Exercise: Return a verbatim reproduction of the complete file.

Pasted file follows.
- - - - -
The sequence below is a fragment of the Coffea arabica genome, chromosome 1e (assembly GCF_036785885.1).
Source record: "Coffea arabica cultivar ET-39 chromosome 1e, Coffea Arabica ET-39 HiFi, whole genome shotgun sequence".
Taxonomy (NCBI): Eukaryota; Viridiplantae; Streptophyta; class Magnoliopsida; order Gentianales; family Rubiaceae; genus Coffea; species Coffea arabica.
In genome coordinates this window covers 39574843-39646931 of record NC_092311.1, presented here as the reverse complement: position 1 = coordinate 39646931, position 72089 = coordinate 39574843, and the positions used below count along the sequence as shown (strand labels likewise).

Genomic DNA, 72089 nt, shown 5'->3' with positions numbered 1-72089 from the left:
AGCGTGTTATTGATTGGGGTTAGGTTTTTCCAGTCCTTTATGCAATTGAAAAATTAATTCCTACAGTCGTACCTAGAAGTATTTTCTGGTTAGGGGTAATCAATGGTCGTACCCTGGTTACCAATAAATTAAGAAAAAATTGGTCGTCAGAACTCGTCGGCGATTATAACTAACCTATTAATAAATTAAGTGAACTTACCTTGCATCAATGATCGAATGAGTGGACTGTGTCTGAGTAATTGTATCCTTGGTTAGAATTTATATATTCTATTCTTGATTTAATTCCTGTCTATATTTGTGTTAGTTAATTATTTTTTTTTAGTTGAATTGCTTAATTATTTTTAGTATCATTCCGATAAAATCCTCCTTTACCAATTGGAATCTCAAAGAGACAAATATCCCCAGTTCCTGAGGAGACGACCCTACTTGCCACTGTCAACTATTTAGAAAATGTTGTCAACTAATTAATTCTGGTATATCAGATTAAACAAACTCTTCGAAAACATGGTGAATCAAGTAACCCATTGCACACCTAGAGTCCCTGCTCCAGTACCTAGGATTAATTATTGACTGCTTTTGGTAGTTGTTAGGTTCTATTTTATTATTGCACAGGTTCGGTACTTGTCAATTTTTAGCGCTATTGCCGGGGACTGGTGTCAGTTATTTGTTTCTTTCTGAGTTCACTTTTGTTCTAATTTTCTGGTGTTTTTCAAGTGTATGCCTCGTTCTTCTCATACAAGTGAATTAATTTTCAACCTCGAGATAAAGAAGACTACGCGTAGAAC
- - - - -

The sequence below is a fragment of the Coffea arabica genome, chromosome 1e (assembly GCF_036785885.1).
Source record: "Coffea arabica cultivar ET-39 chromosome 1e, Coffea Arabica ET-39 HiFi, whole genome shotgun sequence".
Taxonomy (NCBI): Eukaryota; Viridiplantae; Streptophyta; class Magnoliopsida; order Gentianales; family Rubiaceae; genus Coffea; species Coffea arabica.
In genome coordinates this window covers 39574843-39646931 of record NC_092311.1, presented here as the reverse complement: position 1 = coordinate 39646931, position 72089 = coordinate 39574843, and the positions used below count along the sequence as shown (strand labels likewise).

Genomic DNA, 72089 nt, shown 5'->3' with positions numbered 1-72089 from the left:
AGCGTGTTATTGATTGGGGTTAGGTTTTTCCAGTCCTTTATGCAATTGAAAAATTAATTCCTACAGTCGTACCTAGAAGTATTTTCTGGTTAGGGGTAATCAATGGTCGTACCCTGGTTACCAATAAATTAAGAAAAAATTGGTCGTCAGAACTCGTCGGCGATTATAACTAACCTATTAATAAATTAAGTGAACTTACCTTGCATCAATGATCGAATGAGTGGACTGTGTCTGAGTAATTGTATCCTTGGTTAGAATTTATATATTCTATTCTTGATTTAATTCCTGTCTATATTTGTGTTAGTTAATTATTTTTTTTTAGTTGAATTGCTTAATTATTTTTAGTATCATTCCGATAAAATCCTCCTTTACCAATTGGAATCTCAAAGAGACAAATATCCCCAGTTCCTGAGGAGACGACCCTACTTGCCACTGTCAACTATTTAGAAAATGTTGTCAACTAATTAATTCTGGTATATCAGATTAAACAAACTCTTCGAAAACATGGTGAATCAAGTAACCCATTGCACACCTAGAGTCCCTGCTCCAGTACCTAGGATTAATTATTGACTGCTTTTGGTAGTTGTTAGGTTCTATTTTATTATTGCACAGGTTCGGTACTTGTCAATTTTTAGCGCTATTGCCGGGGACTGGTGTCAGTTATTTGTTTCTTTCTGAGTTCACTTTTGTTCTAATTTTCTGGTGTTTTTCAAGTGTATGCCTCGTTCTTCTCATACAAGTGAATTAATTTTCAACCTCGAGATAAAGAAGACTACGCGTAGAAC